Why should Doe’s virginity matter to the case? It doesn’t per se. But Doe testified (of her own accord) during a school adjudication hearing that she had been a virgin before the rape. The college claims to now have “a good faith basis for believing” that this was not true. While her virginity or lack thereof has no bearing on whether she was raped, lying about her virginity unprovoked might not bode well for her broader credibility. The school states that “if they knew (Doe) had provided false testimony” during the hearing, campus officials may have come to a different conclusion in the original case. . . .
“Virginia Wesleyan College has carefully reviewed the facts of this unfortunate incident and the allegations in Jane Doe’s Complaint,” it said in a statement last fall. “While the College sympathizes with Jane Doe, Virginia Wesleyan denies any allegation of improper conduct and will vigorously defend this lawsuit.” . . .
“VWC acknowledges that Plaintiff’s sexual history is a sensitive subject,” the school states in its motion to compel the info. “However… Plaintiff has put her sexual history at issue by arguing she is unable to have sex, does not have any interest in sex, and has experienced difficulties in romantic relationships due to her inability to have sex and lack of interest in sex. Given the significance of these claims in a case where $10 million is at issue, VWC feels compelled to explore Plaintiff’s sexual history.”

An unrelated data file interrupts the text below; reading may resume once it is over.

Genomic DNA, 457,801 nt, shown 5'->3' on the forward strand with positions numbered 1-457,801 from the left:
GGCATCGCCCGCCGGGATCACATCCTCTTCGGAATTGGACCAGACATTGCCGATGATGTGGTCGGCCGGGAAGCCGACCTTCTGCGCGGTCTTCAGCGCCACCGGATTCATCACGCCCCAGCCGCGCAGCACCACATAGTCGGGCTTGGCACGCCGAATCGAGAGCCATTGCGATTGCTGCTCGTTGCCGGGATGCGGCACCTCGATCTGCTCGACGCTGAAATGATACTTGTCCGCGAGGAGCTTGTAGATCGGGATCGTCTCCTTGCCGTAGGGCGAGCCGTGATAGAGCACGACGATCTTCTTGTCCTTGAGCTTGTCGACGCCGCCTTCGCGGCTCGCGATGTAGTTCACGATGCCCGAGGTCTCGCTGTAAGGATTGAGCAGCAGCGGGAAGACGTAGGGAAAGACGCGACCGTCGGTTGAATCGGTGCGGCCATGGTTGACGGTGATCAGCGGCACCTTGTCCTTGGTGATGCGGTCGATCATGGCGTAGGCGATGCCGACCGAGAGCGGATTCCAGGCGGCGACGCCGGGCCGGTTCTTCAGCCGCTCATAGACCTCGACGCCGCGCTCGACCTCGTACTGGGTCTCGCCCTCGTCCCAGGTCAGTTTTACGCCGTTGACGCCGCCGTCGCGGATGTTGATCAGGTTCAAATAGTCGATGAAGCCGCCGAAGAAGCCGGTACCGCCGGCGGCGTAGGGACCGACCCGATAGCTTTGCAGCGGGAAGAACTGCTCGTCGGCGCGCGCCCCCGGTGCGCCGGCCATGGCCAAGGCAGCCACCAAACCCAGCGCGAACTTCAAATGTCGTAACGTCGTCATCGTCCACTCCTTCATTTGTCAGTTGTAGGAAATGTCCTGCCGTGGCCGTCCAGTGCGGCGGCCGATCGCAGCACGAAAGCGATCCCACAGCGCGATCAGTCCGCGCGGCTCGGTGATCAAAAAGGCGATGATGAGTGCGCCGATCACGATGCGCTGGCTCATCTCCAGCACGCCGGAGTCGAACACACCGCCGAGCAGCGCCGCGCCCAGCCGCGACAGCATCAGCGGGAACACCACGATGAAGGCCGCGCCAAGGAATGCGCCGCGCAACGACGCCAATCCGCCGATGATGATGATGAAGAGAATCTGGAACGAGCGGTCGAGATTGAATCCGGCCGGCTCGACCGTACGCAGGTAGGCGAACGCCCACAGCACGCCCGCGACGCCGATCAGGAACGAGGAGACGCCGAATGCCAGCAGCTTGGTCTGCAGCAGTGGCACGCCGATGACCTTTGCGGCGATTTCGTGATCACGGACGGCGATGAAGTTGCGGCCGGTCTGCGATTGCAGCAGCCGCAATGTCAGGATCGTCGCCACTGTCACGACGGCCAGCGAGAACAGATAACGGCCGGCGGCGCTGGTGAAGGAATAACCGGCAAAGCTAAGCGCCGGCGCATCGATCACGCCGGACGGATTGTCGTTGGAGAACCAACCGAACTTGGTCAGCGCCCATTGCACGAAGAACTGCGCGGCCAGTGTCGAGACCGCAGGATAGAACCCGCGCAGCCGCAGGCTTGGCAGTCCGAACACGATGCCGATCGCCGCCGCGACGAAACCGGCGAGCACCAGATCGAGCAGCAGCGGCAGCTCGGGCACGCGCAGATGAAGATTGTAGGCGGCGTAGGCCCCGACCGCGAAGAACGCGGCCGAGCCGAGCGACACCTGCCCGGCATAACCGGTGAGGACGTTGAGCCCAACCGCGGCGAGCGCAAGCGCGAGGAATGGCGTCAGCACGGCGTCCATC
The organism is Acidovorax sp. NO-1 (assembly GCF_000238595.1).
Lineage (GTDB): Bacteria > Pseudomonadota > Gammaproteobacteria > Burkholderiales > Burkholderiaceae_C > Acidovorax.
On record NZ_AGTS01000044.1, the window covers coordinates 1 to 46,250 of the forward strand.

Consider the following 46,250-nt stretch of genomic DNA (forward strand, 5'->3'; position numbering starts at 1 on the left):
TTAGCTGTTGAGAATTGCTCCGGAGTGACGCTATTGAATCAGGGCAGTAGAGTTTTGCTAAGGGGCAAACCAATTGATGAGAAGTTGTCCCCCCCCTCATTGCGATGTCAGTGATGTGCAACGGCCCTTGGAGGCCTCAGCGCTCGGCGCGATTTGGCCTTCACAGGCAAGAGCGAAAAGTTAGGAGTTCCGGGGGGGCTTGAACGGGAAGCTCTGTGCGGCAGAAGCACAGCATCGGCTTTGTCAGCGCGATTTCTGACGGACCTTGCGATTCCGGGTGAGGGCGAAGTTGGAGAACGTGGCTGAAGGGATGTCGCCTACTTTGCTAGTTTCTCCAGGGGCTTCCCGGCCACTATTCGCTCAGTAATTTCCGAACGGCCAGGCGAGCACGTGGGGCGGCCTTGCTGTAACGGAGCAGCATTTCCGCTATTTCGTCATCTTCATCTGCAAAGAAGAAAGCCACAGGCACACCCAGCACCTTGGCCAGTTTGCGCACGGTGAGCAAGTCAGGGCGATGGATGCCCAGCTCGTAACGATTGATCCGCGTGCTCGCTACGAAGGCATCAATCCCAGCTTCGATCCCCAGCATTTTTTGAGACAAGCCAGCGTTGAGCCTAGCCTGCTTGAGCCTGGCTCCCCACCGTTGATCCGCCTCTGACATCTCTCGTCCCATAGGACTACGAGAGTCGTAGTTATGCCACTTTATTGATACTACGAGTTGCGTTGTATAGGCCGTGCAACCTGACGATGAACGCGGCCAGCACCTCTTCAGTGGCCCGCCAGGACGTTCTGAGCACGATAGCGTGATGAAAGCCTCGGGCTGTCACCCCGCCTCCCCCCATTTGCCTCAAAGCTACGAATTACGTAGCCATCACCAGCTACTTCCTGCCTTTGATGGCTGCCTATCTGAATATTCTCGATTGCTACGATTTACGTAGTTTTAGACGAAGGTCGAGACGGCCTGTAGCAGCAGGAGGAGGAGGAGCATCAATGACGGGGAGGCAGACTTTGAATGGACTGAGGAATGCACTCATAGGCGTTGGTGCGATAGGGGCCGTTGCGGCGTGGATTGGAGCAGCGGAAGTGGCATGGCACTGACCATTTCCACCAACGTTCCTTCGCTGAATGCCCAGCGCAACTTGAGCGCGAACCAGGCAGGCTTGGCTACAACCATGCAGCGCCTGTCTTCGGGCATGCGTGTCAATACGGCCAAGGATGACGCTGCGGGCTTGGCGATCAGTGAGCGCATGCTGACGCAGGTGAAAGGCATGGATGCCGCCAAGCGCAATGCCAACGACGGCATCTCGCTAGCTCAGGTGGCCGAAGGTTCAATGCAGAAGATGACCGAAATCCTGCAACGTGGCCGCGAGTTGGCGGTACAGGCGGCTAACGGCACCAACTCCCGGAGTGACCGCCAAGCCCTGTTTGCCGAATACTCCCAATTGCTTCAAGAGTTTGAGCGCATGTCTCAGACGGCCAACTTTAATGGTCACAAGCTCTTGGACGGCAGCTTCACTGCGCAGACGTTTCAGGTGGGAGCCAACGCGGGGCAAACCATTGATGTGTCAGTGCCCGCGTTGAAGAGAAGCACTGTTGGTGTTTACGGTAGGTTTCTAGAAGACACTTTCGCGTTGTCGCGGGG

For the record, Zachary Kane “claims the two participated in consensual sexual activity, including intercourse, for about 45 minutes. He apologized for any pain he might have caused Doe, but insisted that he was neither aware she had been drugged nor that she didn’t want to have sex with him.” Whether we believe Kane is irrelevant to the problem that concerns Elizabeth Nolan Brown, namely that college officials are not qualified to investigate rape cases: